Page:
What is ‘opportunity cost?’

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Q. What does “opportunity cost” mean? I’ve seen you use the phrase in stories about 401(k) loans.
— Learning

A. We love questions like yours. If you see something you don’t understand in our stories — we try to be jargon-free — yes, yes, yes! Please ask.

Opportunity cost refers to the loss of potential gain by choosing one alternative over another, said Joseph Sarnecki, a certified financial planner with U.S. Financial Services in Fairfield.

“Opportunity cost presents itself in many aspects of life, especially economics,” he said. “In investing, opportunity cost is the difference in overall return between a chosen decision/investment and one that is passed on.”

A common example of this is when people who are afraid of risk say, “I am going to keep my money in the bank, where I know I cannot lose it.”

While keeping their money in the bank is a “safe” investment, we all know that banks are paying practically nothing in interest, Sarnecki said.

Indeed: According to Bankrate.com, the national average for a savings account is less than .10 percent.

The opportunity cost in this situation is the difference in potential gain over time had the individual invested these funds into something else, such as the stock market or real estate, he said.

Regarding opportunity cost in 401(k) loans, let’s first revisit how a 401(k) loan works.

Sarnecki said a 401(k) plan will typically let you borrow 50 percent of your vested account balance, up to a maximum of $50,000. Not all plans allow for this provision, so it is important to check with your plan administrator if a loan is allowable.

He said once you decide to take a 401(k) loan, you will choose a loan repayment schedule, up to a maximum of 60 months, unless the funds are used for a primary residence purchase. The loan is paid back through a participant’s paycheck, with interest, where the interest is credited back to the participant’s account, in essence, “paying yourself the interest.” As long as payments are made on time, the loan is penalty and income tax-free.

But as with most investment decisions, there is an opportunity cost when taking a loan from your 401(k) plan.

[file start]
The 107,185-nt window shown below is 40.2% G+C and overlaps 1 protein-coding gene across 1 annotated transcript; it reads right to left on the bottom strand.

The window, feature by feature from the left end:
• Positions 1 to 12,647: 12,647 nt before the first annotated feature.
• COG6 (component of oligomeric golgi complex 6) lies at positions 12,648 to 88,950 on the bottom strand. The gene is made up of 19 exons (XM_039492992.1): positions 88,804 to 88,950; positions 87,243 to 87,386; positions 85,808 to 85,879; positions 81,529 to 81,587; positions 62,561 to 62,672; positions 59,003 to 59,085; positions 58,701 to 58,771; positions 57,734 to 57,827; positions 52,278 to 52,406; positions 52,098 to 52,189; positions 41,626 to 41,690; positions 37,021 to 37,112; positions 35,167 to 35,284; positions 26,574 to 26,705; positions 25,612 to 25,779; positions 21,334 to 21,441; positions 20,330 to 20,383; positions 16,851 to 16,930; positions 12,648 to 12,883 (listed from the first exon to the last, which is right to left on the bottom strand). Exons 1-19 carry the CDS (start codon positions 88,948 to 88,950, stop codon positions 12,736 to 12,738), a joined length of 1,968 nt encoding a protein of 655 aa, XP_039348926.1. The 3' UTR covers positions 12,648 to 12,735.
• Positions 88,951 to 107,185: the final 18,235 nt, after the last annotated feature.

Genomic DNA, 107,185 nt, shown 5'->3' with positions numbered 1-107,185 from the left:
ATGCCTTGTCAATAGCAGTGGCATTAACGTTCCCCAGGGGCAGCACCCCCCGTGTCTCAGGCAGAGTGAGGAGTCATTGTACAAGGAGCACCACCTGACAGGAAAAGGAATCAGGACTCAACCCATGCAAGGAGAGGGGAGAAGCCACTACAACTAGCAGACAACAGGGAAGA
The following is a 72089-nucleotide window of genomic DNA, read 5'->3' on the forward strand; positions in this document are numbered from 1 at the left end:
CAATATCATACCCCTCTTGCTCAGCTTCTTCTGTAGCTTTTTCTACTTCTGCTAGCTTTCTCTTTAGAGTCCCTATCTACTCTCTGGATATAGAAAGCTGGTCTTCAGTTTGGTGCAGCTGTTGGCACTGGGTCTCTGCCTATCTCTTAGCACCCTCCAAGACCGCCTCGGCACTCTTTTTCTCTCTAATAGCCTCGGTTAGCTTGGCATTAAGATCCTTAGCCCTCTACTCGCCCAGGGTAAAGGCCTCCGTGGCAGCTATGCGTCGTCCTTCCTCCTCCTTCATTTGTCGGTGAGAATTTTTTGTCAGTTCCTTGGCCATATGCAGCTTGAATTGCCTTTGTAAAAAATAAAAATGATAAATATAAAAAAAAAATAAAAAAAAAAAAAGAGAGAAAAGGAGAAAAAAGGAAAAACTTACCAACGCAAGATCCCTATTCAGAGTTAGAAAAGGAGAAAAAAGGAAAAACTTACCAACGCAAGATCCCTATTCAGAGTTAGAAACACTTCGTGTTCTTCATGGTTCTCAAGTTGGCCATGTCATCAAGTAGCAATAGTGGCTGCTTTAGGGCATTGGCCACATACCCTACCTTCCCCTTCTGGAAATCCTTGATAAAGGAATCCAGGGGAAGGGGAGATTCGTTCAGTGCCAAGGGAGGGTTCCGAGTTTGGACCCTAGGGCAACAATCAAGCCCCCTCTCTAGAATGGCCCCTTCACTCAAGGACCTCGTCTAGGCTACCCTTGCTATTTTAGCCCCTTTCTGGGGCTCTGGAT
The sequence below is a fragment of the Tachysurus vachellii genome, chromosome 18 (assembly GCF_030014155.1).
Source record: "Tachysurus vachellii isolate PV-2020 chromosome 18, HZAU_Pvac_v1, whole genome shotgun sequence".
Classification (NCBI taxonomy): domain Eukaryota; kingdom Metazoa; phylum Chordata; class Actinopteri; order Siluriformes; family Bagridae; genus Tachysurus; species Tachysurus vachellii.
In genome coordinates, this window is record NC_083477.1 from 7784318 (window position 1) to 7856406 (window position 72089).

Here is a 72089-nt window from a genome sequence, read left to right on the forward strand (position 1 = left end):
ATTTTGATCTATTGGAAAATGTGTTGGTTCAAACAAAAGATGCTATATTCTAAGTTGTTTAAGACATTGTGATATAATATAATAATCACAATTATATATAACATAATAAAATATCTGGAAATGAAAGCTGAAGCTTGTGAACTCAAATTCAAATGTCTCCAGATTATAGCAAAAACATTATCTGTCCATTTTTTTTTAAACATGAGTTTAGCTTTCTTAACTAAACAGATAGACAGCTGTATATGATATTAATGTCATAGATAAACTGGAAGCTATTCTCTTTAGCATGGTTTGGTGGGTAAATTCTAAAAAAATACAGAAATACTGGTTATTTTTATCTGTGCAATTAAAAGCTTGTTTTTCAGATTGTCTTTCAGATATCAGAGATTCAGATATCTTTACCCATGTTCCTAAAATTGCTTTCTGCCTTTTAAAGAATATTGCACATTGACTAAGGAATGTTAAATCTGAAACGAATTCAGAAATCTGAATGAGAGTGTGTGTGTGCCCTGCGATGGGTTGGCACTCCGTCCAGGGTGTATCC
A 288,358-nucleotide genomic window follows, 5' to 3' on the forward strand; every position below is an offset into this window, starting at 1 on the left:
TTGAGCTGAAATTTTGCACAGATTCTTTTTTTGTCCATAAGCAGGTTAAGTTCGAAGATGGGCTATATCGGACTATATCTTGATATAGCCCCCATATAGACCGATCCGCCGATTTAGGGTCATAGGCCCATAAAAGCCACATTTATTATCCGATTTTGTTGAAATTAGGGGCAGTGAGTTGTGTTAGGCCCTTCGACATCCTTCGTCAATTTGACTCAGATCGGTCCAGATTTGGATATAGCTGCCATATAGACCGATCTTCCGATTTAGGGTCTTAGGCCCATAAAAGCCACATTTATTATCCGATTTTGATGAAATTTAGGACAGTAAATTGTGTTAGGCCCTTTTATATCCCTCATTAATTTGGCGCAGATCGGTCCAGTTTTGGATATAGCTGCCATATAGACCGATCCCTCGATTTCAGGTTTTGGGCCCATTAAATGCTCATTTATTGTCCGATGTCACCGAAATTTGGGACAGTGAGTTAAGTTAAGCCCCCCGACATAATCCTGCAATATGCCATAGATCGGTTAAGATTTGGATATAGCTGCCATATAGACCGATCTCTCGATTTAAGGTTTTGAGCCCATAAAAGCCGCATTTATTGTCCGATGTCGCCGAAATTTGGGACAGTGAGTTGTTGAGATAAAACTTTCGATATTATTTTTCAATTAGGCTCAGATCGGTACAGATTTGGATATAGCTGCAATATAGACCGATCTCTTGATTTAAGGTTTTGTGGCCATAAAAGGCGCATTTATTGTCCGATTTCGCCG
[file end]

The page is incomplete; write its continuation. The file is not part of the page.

“When you take a loan, the funds you are `borrowing’ are actually removed from your account until you repay the loan,” he said. “As the funds are removed, they are no longer invested in the plan, potentially growing tax-deferred.”

Sarnecki said the opportunity cost of the plan loan is the amount those funds could have earned had they still been invested in the plan. And, in some circumstances, the opportunity cost is greater as one may not be financially able to continue to contribute to their plan and payback the loan, so they miss future earnings on those contributions in addition to a company match, if available.

There’s also the risk of having to pay the loan back if you leave or lose your job.

Sarnecki said he recommends speaking with a financial advisor to understand the full impact that taking a 401(k) loan may have on your financial situation.

“With that being said, if you do need to take a loan, it is typically recommended to take the minimal amount needed and try to pay this back in the shortest amount of time possible,” he said. “Try to keep your contributions the same as they were prior to taking the loan, and finally, if you happen to have the magic crystal ball everybody is looking for, take the loan prior to a market decline — I am of course joking, as it is not possible to truly time the markets.”

Email your questions to moc.p1573760251leHye1573760251noMJN1573760251@ksA1573760251.

This story was first published in May 2017.

NJMoneyHelp.com presents certain general financial planning principles and advice, but should never be viewed as a substitute for obtaining advice from a personal professional advisor who understands your unique individual circumstances.